How Resorts Are Revamping for Ski Season
What do ski resorts do during the summer? Get ready for the winter, and like other kinds of real estate, upgrades are essential to stay competitive. (So you can't go there and sneak onto the ski lift and ride it all day?)
Colorado Ski Country USA’s Jennifer Rudolph tells us that guests expect high standards from Colorado ski destinations (her org, based in Denver, is the trade association for the regional industry, repping 21 ski areas in the state). So resorts regularly invest in improved facilities both on- and off-mountain, aiming to meet and exceed the expectations of guests, she says, including new amenities and customized guest programs and activities. “It’s what keeps them coming back.”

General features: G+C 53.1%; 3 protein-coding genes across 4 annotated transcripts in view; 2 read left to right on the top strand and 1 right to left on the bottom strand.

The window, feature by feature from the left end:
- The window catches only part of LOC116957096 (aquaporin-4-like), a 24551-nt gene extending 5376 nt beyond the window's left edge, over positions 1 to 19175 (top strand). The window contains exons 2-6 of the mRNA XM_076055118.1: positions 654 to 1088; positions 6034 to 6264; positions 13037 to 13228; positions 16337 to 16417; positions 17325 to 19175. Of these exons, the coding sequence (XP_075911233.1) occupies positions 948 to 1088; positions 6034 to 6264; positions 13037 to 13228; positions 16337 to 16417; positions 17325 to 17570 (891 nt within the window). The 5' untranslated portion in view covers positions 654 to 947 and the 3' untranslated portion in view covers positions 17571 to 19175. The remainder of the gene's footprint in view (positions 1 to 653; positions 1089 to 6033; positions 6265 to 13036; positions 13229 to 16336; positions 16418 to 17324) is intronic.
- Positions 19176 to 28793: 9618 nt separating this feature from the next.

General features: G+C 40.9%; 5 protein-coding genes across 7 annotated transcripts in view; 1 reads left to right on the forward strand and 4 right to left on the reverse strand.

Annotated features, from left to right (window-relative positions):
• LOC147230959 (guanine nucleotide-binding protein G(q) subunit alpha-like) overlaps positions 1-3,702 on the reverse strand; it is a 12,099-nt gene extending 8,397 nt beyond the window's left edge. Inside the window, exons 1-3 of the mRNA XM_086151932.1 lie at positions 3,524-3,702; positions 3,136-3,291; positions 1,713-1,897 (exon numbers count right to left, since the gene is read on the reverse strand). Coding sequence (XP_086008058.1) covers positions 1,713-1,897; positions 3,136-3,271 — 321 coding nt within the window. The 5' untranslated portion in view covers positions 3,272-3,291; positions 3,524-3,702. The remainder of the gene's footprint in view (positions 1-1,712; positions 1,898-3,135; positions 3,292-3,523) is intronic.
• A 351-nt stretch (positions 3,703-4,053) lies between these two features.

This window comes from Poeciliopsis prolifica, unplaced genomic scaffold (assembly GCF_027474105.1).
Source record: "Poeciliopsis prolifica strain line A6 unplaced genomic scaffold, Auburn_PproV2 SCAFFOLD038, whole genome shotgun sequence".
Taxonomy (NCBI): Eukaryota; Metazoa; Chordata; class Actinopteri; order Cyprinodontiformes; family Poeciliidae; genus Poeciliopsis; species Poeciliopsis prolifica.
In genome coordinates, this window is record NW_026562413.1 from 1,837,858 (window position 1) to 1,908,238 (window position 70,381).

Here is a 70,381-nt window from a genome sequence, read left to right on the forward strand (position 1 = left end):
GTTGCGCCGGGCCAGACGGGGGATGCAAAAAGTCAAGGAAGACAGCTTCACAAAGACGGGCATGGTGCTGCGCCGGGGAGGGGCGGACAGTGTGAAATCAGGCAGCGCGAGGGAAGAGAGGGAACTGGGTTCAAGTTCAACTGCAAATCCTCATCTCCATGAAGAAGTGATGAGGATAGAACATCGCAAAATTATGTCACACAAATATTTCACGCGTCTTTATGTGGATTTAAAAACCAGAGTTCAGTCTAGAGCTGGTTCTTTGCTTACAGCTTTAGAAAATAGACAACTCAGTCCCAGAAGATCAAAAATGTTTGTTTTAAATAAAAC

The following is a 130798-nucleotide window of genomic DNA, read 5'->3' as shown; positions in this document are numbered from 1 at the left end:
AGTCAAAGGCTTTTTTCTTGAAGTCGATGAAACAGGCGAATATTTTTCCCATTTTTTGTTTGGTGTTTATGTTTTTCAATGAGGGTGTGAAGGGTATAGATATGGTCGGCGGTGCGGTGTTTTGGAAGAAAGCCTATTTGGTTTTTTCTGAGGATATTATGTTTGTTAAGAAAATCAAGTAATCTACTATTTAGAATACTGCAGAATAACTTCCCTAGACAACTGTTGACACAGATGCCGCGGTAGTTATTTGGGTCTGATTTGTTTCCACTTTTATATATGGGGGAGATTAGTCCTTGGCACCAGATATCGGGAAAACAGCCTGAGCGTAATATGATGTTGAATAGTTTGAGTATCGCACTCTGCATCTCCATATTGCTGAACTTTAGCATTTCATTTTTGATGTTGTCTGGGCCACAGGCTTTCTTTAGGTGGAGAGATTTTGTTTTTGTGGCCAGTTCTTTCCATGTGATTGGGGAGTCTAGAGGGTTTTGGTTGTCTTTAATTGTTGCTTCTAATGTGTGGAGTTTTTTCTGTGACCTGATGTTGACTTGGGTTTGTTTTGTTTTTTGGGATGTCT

Some examples of upgrades for the 2014-15 ski season include a new 7,000 SF kids center at Arapahoe Basin, and The Hideout, also for kids, at the base of Buttermilk at Aspen/Snowmass. Also, Loveland Ski Area's new Ginny Lee Cabin will provide skiers and riders a convenient place to warm up without a trip to the base area, while Winter Park Resort's new Lunch Rock Restaurant (seen under construction late last month) will sport a 150-seat heated deck, a 250-seat indoor restaurant, bar, and hydration station all focusing on Colorado themes. For those who can’t wait till they get to a restaurant, Ski Cooper will start offering an on-mountain mobile food service with its new "Cat Trax" snow-cat.